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Delightful Delphiniums (page 2 of 3)

by Charlie Nardozzi

Many Sizes, Stately to Compact

Unlike their relatives the larkspurs (Consolida), delphiniums are true perennials. Most delphinium varieties are listed as hardy to USDA Hardiness Zones 3 through 8, but they thrive best in zones 3 through 6 or in cool-summer areas of zones 7 and 8. The tall hybrids are the most sensitive to heat (days consistently in the 90s), but they can be grown in warm areas if planted in fall and treated as annuals. However, heat causes the flower stems to be shorter. Many of these hybrids were developed from seed, so actual flower colors may vary slightly. Let's look at some popular varieties grouped by their heights.

Tall (4 to 6 feet). English hybrids are probably the most dramatic of all the delphiniums. They come in a range of colors, and produce two or three flower spikes per plant the first year, twice as many in subsequent years.

The best known of the tall hybrids is Pacific Giants (also sold as Round Table series), with dense, heavy spikes of 3-inch-diameter double flowers that require staking. Two of the most stunning varieties are 'King Arthur', with royal violet flowers and a contrasting white bee (a cluster of short petals in the center of each flower); and 'Black Knight', with a dark violet blue flower and a black bee. Although most hybrid delphiniums are blue, pink, violet, or white, 'Beverly Hills' offers scarlet red flowers on 4- to 5-foot-tall plants.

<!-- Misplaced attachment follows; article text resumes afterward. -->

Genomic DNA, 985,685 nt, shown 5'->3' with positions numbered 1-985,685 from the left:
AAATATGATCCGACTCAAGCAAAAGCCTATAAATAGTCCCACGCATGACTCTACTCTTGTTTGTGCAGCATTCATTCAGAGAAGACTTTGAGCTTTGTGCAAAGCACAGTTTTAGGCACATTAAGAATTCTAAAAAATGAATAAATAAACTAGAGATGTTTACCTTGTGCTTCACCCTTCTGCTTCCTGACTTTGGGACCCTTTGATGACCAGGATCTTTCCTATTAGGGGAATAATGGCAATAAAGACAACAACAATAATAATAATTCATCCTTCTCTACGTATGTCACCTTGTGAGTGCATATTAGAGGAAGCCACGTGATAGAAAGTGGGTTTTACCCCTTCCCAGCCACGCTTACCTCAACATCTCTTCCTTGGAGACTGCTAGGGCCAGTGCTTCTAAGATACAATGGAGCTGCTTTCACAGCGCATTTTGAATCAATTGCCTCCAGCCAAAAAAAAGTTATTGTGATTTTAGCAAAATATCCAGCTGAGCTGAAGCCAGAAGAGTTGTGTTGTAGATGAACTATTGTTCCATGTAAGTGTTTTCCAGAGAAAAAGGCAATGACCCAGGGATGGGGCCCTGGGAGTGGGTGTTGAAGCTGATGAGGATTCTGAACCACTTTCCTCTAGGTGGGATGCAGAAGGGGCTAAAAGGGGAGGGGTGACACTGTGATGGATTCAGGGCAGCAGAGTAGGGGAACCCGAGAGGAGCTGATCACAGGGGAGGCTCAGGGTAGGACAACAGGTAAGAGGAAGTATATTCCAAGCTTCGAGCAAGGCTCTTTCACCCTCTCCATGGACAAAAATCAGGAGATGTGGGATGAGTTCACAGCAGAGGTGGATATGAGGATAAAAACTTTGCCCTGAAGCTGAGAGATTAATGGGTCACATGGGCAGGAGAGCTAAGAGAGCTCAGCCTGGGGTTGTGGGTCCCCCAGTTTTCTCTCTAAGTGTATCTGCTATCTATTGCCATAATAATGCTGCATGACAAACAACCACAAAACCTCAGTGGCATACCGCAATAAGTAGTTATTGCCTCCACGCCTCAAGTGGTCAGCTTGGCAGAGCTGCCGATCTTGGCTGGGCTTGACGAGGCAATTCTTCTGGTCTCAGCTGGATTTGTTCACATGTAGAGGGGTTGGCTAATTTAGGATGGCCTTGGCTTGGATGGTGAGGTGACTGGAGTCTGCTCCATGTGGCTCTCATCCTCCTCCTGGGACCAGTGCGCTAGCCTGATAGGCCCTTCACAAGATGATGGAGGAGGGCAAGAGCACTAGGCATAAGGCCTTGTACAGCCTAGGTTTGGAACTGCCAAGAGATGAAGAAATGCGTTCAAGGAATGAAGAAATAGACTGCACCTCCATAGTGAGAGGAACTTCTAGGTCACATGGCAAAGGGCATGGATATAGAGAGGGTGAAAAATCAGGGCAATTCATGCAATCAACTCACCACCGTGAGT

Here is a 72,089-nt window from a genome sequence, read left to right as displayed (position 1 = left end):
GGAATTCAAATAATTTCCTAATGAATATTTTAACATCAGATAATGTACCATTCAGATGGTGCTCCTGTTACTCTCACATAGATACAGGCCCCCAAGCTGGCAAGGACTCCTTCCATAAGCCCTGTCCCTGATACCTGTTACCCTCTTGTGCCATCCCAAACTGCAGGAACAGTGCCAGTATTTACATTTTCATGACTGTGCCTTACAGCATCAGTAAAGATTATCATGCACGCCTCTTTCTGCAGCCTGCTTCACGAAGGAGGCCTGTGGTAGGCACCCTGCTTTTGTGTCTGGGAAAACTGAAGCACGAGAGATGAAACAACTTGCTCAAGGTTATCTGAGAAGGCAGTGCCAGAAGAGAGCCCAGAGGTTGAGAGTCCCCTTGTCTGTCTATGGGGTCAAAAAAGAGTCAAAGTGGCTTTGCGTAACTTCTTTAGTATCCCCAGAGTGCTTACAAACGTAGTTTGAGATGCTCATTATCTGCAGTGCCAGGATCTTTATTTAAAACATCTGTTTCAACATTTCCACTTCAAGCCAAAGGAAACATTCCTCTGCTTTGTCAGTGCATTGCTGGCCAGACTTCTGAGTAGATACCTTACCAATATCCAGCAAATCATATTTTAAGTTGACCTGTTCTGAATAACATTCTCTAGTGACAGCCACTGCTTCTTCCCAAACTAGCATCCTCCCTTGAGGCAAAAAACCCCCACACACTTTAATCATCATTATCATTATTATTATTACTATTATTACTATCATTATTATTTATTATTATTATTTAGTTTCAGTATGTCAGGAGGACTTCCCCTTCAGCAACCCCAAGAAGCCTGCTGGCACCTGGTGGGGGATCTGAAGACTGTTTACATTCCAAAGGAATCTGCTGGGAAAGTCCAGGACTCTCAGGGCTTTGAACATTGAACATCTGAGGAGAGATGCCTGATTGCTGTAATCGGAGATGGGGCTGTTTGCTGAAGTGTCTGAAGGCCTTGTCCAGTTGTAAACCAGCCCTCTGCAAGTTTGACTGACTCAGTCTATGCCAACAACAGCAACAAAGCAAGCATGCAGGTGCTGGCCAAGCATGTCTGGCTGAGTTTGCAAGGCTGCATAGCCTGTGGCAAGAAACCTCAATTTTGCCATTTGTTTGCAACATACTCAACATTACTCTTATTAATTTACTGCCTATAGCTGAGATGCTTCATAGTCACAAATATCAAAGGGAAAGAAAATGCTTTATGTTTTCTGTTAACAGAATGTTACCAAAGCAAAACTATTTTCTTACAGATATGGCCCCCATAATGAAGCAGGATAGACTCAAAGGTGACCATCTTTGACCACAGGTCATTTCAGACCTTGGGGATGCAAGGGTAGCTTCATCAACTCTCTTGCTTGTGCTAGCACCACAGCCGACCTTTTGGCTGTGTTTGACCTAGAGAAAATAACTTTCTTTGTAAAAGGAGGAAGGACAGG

The newest delphinium varieties come from New Zealand, where Dowdeswell's Delphiniums has developed the New Millennium hybrids. These plants compare favorably to Pacific Giants but are hardier and have stronger spikes, more petals per flower, a broader color range, and better disease resistance and heat tolerance. Varieties include pink 'Blushing Brides' and purple 'Royal Aspirations'. These are a good option for gardeners in warm-summer areas who want to grow the tall, large-flowered varieties.

Summer trials in New Zealand showed Pacific Giants dying out after two years from heat and disease, while the New Millennium hybrids were still going strong after four years. The last two years of the trial were conducted during summer temperatures that were consistently in the 80s and 90s.

Medium (2-1/2 to 5 feet). In this group are varieties of D. belladonna, whose 3- to 5-feet-tall loosely clustered flower spikes don't require staking. These bushier plants survive better in summer heat than taller hybrids do, and flower spikes produce six or seven stems the first year, compared to two or three on the taller kinds. 'Belladonna' features sky blue single flowers. 'Casa Blanca' is a white-flowered version of D. belladonna. 'Bellamosum' has deep blue single flowers.

Connecticut Yankee, an older mix, is particularly tolerant of hot summers; its flower spikes are a mix of blue, violet, and white flowers on 30-inch-tall stems. Magic Fountains series, a dwarf version of Pacific Giants, features the same densely clustered, large, double flowers as its parent, but on 2- to 3-foot spikes. Two of the best varieties are 'Sky Blue', with a white bee, and 'Cherry Blossom', with a pink flower and white bee. Clear Springs is a new series whose height falls between Pacific Giants and Magic Fountains; its strong spikes make excellent cut flowers.

Dwarf (2 feet or less). If you really want short delphiniums, choose from varieties that reach no more than 2 feet tall. These don't have the large flower spikes of the tall types, but the plants are better adapted to warm-summer areas.

D. grandiflorum 'Blue Butterfly' has electric blue single flowers, loosely clustered on 15-inch spikes. 'Blue Mirror' has brilliant gentian blue single flowers on 2-foot spikes. Both can bloom all summer in zones 3 through 6.

Two other delphinium species are shorter lived and harder to grow, but feature unusual flower colors for delphiniums. D. zalil features compact plants with deeply cut foliage and single yellow flowers on 2-foot spikes, and D. cardinale, a California native, features red spurred flowers on 2-foot spikes.

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